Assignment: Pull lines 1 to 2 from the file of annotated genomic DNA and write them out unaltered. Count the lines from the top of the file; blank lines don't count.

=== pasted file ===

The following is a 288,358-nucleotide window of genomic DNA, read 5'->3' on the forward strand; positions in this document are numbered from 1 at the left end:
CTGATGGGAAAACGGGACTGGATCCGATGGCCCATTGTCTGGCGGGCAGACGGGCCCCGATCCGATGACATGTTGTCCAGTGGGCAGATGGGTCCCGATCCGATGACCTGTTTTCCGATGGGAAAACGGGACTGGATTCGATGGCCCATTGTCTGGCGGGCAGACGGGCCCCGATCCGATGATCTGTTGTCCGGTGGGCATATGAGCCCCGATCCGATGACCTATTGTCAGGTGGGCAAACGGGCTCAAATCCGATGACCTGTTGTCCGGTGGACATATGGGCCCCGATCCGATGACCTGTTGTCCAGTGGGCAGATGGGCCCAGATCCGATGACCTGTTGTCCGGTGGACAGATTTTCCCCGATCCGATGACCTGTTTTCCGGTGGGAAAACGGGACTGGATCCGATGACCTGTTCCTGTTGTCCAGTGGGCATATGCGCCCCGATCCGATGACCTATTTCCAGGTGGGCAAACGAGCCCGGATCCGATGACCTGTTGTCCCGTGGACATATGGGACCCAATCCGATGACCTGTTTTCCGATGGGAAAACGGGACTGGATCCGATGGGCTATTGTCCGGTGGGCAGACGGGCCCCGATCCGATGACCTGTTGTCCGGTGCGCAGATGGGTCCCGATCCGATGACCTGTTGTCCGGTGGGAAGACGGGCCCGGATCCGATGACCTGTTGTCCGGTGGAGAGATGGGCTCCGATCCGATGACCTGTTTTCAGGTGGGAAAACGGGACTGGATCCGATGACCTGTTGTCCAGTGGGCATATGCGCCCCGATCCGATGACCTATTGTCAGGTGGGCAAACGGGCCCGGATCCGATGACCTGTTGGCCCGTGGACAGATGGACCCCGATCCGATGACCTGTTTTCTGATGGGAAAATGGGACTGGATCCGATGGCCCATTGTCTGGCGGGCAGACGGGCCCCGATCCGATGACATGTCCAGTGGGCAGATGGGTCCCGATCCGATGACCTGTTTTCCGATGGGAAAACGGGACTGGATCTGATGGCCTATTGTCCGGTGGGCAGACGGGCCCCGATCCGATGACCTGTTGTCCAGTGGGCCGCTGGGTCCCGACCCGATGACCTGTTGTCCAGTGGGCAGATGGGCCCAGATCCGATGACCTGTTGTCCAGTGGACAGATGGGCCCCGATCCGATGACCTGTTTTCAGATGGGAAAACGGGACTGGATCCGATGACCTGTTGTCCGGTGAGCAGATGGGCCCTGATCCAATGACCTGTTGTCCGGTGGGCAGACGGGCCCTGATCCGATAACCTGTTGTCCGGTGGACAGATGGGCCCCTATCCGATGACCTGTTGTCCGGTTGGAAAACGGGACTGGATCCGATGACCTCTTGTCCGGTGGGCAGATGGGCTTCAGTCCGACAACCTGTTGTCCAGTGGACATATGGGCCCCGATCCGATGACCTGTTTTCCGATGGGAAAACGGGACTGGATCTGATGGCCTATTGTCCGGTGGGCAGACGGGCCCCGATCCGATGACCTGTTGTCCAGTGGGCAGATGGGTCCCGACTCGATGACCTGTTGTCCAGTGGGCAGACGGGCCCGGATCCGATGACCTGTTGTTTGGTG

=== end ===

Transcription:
The following is a 288,358-nucleotide window of genomic DNA, read 5'->3' on the forward strand; positions in this document are numbered from 1 at the left end:
CTGATGGGAAAACGGGACTGGATCCGATGGCCCATTGTCTGGCGGGCAGACGGGCCCCGATCCGATGACATGTTGTCCAGTGGGCAGATGGGTCCCGATCCGATGACCTGTTTTCCGATGGGAAAACGGGACTGGATTCGATGGCCCATTGTCTGGCGGGCAGACGGGCCCCGATCCGATGATCTGTTGTCCGGTGGGCATATGAGCCCCGATCCGATGACCTATTGTCAGGTGGGCAAACGGGCTCAAATCCGATGACCTGTTGTCCGGTGGACATATGGGCCCCGATCCGATGACCTGTTGTCCAGTGGGCAGATGGGCCCAGATCCGATGACCTGTTGTCCGGTGGACAGATTTTCCCCGATCCGATGACCTGTTTTCCGGTGGGAAAACGGGACTGGATCCGATGACCTGTTCCTGTTGTCCAGTGGGCATATGCGCCCCGATCCGATGACCTATTTCCAGGTGGGCAAACGAGCCCGGATCCGATGACCTGTTGTCCCGTGGACATATGGGACCCAATCCGATGACCTGTTTTCCGATGGGAAAACGGGACTGGATCCGATGGGCTATTGTCCGGTGGGCAGACGGGCCCCGATCCGATGACCTGTTGTCCGGTGCGCAGATGGGTCCCGATCCGATGACCTGTTGTCCGGTGGGAAGACGGGCCCGGATCCGATGACCTGTTGTCCGGTGGAGAGATGGGCTCCGATCCGATGACCTGTTTTCAGGTGGGAAAACGGGACTGGATCCGATGACCTGTTGTCCAGTGGGCATATGCGCCCCGATCCGATGACCTATTGTCAGGTGGGCAAACGGGCCCGGATCCGATGACCTGTTGGCCCGTGGACAGATGGACCCCGATCCGATGACCTGTTTTCTGATGGGAAAATGGGACTGGATCCGATGGCCCATTGTCTGGCGGGCAGACGGGCCCCGATCCGATGACATGTCCAGTGGGCAGATGGGTCCCGATCCGATGACCTGTTTTCCGATGGGAAAACGGGACTGGATCTGATGGCCTATTGTCCGGTGGGCAGACGGGCCCCGATCCGATGACCTGTTGTCCAGTGGGCCGCTGGGTCCCGACCCGATGACCTGTTGTCCAGTGGGCAGATGGGCCCAGATCCGATGACCTGTTGTCCAGTGGACAGATGGGCCCCGATCCGATGACCTGTTTTCAGATGGGAAAACGGGACTGGATCCGATGACCTGTTGTCCGGTGAGCAGATGGGCCCTGATCCAATGACCTGTTGTCCGGTGGGCAGACGGGCCCTGATCCGATAACCTGTTGTCCGGTGGACAGATGGGCCCCTATCCGATGACCTGTTGTCCGGTTGGAAAACGGGACTGGATCCGATGACCTCTTGTCCGGTGGGCAGATGGGCTTCAGTCCGACAACCTGTTGTCCAGTGGACATATGGGCCCCGATCCGATGACCTGTTTTCCGATGGGAAAACGGGACTGGATCTGATGGCCTATTGTCCGGTGGGCAGACGGGCCCCGATCCGATGACCTGTTGTCCAGTGGGCAGATGGGTCCCGACTCGATGACCTGTTGTCCAGTGGGCAGACGGGCCCGGATCCGATGACCTGTTGTTTGGTG